Caregiving hacks for easier activities of daily living (ADLs) for your senior
Caregivers find themselves jumping from one task to another: making breakfast, followed by helping their loved one complete their morning grooming and dressing regime, followed by a doctor’s appointment, then clearing those breakfast dishes to make room for lunch preparation.
The to-do list goes on and on.
Many of these activities are considered “activities of daily living,” or ADLs—very basic activities that allow a person to care for themselves. First coined more than 70 years ago, the term refers to the following six categories:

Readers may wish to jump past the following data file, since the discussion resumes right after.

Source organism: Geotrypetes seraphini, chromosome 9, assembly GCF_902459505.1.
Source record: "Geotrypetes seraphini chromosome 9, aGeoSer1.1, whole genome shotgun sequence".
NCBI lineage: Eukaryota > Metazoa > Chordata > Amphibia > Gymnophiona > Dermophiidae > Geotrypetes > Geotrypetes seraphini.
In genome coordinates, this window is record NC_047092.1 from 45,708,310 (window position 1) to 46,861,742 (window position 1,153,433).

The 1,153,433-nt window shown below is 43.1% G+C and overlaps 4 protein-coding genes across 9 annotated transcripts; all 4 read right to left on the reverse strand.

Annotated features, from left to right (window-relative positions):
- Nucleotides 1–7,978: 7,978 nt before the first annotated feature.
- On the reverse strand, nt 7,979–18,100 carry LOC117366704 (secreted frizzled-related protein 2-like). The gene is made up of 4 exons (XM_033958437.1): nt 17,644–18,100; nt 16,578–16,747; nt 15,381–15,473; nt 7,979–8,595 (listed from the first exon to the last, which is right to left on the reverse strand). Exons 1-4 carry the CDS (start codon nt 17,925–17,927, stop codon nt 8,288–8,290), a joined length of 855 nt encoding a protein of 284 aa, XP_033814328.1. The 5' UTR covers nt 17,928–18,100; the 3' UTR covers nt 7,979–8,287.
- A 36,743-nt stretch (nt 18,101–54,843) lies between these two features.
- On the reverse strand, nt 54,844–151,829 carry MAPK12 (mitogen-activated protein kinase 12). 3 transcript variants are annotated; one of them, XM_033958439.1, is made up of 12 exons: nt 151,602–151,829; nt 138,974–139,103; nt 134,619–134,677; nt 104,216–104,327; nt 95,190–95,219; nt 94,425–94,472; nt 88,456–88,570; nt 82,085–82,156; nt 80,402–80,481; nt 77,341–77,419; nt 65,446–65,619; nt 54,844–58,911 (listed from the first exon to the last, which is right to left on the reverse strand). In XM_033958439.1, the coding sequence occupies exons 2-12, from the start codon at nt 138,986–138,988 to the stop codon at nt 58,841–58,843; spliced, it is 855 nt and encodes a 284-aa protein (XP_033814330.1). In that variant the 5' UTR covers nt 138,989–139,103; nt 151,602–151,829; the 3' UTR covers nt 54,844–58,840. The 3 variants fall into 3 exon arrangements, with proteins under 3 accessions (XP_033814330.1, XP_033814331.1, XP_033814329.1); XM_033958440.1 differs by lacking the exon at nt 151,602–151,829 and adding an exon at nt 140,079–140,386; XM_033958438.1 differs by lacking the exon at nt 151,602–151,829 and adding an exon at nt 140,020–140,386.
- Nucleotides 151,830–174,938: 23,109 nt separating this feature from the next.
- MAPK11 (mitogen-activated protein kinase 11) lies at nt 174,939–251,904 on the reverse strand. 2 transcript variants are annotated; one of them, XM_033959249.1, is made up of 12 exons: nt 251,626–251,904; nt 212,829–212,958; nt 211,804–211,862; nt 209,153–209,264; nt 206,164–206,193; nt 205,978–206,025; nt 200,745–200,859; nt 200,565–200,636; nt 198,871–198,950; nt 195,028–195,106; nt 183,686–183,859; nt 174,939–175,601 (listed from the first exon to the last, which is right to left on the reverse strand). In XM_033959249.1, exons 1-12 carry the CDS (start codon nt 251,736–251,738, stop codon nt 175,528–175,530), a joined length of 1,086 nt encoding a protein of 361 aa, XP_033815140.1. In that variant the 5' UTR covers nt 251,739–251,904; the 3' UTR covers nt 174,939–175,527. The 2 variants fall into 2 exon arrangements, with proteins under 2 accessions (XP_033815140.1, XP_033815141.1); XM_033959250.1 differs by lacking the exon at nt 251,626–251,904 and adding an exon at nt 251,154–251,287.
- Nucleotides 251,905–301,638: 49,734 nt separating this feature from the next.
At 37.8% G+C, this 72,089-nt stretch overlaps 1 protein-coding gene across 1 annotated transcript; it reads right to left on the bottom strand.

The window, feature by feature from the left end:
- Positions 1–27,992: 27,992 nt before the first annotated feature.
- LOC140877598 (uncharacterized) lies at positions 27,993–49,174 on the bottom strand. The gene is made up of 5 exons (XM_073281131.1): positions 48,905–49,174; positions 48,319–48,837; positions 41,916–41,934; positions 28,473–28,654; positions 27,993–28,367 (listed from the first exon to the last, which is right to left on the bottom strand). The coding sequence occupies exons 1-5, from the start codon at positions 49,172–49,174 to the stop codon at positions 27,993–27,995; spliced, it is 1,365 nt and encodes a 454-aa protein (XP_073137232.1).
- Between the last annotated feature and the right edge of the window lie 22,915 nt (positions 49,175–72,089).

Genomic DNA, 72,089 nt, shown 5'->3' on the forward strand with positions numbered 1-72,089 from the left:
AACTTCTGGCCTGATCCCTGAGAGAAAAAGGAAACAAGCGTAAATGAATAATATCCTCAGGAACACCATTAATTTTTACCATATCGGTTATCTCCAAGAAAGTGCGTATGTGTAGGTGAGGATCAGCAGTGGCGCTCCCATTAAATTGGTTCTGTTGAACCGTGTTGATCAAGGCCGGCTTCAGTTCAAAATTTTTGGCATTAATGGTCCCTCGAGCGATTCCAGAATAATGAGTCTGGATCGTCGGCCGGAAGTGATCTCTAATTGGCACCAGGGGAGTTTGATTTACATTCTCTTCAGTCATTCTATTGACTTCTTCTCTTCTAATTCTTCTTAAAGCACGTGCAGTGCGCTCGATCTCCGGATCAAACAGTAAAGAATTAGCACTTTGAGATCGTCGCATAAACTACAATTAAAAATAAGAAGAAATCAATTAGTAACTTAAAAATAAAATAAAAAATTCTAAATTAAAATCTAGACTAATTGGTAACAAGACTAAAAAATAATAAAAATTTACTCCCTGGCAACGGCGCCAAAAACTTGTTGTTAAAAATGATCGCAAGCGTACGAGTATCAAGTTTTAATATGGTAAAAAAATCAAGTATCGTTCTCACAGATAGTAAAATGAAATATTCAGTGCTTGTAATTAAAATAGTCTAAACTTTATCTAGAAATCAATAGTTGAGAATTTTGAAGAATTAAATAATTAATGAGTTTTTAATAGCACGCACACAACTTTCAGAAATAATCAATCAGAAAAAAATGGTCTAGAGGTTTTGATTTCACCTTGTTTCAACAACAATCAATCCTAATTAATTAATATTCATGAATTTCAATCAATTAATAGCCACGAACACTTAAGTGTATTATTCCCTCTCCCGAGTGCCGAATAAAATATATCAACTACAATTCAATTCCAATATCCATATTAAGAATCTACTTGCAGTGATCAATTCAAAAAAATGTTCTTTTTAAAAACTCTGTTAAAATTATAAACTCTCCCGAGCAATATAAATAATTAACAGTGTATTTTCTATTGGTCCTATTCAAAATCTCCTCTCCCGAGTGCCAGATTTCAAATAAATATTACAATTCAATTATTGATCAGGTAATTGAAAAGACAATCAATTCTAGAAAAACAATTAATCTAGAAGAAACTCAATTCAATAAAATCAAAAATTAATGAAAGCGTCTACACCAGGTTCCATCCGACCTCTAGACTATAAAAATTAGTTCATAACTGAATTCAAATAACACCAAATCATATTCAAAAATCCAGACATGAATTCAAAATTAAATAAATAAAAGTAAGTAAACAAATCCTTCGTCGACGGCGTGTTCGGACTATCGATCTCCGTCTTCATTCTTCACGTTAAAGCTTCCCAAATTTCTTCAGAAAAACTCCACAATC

- Eating: The ability of a person to feed oneself.
- Dressing: Selecting appropriate clothes and putting the clothes on.
- Personal hygiene: Bathing and grooming oneself and maintaining dental hygiene, nail and hair care.
- Continence: Controlling bladder and bowel function.
- Toileting: Getting to and from the toilet, using it appropriately, and cleaning oneself.
- Ambulating: Moving from one position to another and walking independently.
A national survey determined that 20.7% of adults aged 85 or older, 7% of those aged 75 to 84, and 3.4% of those aged 65 to 74 needed help with ADLs. And that number is much higher for older adults with dementia.
These stats mean that ADLs become common to-do tasks for caregivers and can often consume large blocks of time—even entire days.
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